It’s been a year since we arrived at the MSP airport, carrying a cat, toddler, carseat, travel crib and as many suitcases as we could manage. We really miss our friends back in Brooklyn, NY – but let me tell you: parenting is a lot easier here in the Twin Cities. We knew before moving that a lower cost of living and strong schools often help Minneapolis rank as one of the top cities in the U.S. to raise a family, but some things have surprised us.
Other families who have recently settled here will know what I’m talking about. And for those of you who have spent your entire “mom life” here – I’m going to share some of the great things my husband and I have found about parenting here that you may be taking for granted. (I’m sure that St. Paul and suburbs share some of these and have benefits of their own, but I’m going to focus on Minneapolis, since that’s where we live.)
To celebrate my husband’s successful job interviews, we made a stop at the Surly Brewing Company’s beer hall in the Prospect Park neighborhood. We were shocked and delighted when the waiter gave our two-year old a little lunchbox full of toys at our table. We told everyone we knew how “kid friendly” the place was, especially for a brewery. After we settled in a Linden Hills duplex and started trying out a few more Minneapolis restaurants, we realized – wait a minute, nearly EVERY place we tried gave kids this kind of treatment! In Brooklyn, some spots don’t even have any highchairs in order to discourage families from eating there.
Just over a month after we moved in, I gave birth to our second daughter. My husband and dad were still putting together an IKEA dresser while I lay on the couch with labor pains – we joked that we should name the new baby “NORDLI.” But despite the stress of the move and the baby coming at the same time, having a child was easier here.
A few days after Emilia (we decided against NORDLI in the end) made her appearance at Abbott Northwestern Hospital’s Mother Baby Center, a nurse made a home visit to check on both of us, covered by insurance. This type of home visit is standard in northern and western Europe but not in the U.S., where generally, new moms only see a health care provider for a six week checkup. Our visit was part of Children’s Minnesota’s unique home care program and is something they do in Hennepin, Ramsey, Dakota, Anoka, Scott, Washington and Carver counties. It gave us peace of mind during a chaotic time.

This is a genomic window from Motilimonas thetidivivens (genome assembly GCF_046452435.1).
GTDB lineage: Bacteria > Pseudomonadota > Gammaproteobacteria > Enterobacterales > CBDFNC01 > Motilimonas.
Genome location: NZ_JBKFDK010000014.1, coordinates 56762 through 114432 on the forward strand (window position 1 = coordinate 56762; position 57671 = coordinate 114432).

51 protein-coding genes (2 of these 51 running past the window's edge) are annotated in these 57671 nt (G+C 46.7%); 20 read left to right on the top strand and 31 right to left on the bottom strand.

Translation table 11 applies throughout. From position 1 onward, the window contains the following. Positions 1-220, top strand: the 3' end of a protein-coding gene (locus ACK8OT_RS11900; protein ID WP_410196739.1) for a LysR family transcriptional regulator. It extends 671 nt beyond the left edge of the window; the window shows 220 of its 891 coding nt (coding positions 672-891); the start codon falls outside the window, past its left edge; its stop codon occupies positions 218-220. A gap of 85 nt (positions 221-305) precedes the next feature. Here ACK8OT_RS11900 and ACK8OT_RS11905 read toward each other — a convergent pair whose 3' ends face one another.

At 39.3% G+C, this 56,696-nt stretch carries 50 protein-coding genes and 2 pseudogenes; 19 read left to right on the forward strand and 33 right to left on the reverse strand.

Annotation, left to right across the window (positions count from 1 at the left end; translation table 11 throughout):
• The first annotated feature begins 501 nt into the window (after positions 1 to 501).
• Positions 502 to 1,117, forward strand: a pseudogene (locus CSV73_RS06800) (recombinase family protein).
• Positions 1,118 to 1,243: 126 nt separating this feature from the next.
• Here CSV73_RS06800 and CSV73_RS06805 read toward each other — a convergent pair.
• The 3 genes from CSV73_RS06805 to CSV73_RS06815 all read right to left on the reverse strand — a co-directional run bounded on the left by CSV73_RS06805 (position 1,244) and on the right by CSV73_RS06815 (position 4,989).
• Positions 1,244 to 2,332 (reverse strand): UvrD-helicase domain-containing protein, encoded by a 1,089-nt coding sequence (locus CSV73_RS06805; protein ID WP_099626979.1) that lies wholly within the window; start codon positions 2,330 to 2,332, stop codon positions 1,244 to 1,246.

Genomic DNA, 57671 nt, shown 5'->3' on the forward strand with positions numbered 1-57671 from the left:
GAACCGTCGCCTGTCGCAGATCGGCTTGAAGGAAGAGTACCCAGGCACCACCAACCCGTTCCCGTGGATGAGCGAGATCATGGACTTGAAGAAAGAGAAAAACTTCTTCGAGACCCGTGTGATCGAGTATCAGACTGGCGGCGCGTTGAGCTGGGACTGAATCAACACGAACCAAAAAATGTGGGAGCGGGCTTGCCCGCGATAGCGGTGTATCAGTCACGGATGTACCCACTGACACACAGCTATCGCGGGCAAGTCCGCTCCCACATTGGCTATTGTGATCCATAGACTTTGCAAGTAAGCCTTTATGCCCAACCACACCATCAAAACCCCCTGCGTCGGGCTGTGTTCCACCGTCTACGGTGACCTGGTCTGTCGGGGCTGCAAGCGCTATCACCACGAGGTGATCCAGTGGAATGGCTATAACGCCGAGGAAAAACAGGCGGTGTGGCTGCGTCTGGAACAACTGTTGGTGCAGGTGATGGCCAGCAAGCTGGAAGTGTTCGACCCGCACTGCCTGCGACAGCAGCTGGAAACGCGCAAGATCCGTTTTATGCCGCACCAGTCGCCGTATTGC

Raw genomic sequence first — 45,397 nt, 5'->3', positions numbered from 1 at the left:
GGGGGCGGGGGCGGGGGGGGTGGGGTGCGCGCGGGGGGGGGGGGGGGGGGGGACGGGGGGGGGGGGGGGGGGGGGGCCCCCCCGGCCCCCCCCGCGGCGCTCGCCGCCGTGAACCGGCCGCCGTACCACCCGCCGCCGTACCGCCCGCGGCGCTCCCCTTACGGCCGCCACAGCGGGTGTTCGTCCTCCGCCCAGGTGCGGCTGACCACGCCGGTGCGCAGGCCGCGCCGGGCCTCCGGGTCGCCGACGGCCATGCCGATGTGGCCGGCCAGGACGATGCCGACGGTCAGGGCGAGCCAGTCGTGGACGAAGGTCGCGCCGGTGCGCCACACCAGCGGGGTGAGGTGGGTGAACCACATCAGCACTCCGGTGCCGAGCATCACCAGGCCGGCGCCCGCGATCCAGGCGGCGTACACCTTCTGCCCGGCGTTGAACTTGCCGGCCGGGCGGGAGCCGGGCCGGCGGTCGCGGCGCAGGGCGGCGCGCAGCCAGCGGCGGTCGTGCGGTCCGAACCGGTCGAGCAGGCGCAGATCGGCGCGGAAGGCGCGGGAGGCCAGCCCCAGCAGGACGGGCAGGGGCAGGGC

During the fall, we became regulars at the story time at the library near our house, where I looked down and suddenly noticed that EVERY OTHER MOM was wearing Converse slip on shoes. I may not have been wearing the South Minneapolis Mom Uniform, but my daughter loved the place. While the library in our old Brooklyn neighborhood had a sweet story time, we were amazed to see that Hennepin County libraries have play areas with activities like pretend restaurants, farm stands and Magna-Tiles stations. We also were able to use our library card to get a free ticket online to the Minnesota Children’s Museum through the MELSA smARTpass program.
The other place we started spending lots of time was the park near our house, which not only has an amazing playground and wading pool, but has a recreation center with tons of affordable classes and activities – from ceramics, soccer or field hockey for toddlers and even half-day preschool for kids three and up.
And while we’re hoping Minneapolis is able to someday provide universal free pre-K like New York City does (Gov. Dayton’s state-funded pre-K was only in 74 districts last school year after the state passed a scaled-back program instead) we were glad to be able to take advantage of the state’s Early Childhood Family Education classes. Minnesota is the only state that offers a program like this through the public school system, and our entire family got a lot from an “Adventures in Parenting” class on Monday evenings. My two-year old spent time learning and having fun with kids her age while my husband and I talked with a diverse group of other parents about our shared experiences, joys and concerns. From talks about potty training to nose picking to how to talk to kids about death, our parent educator, Jane, was terrific at getting us to open up and at giving advice I will always remember.
I’m hoping I’ll discover many more ways “mom life” isn’t as much of a struggle in this great town in the years to come. Leave suggestions in the comments!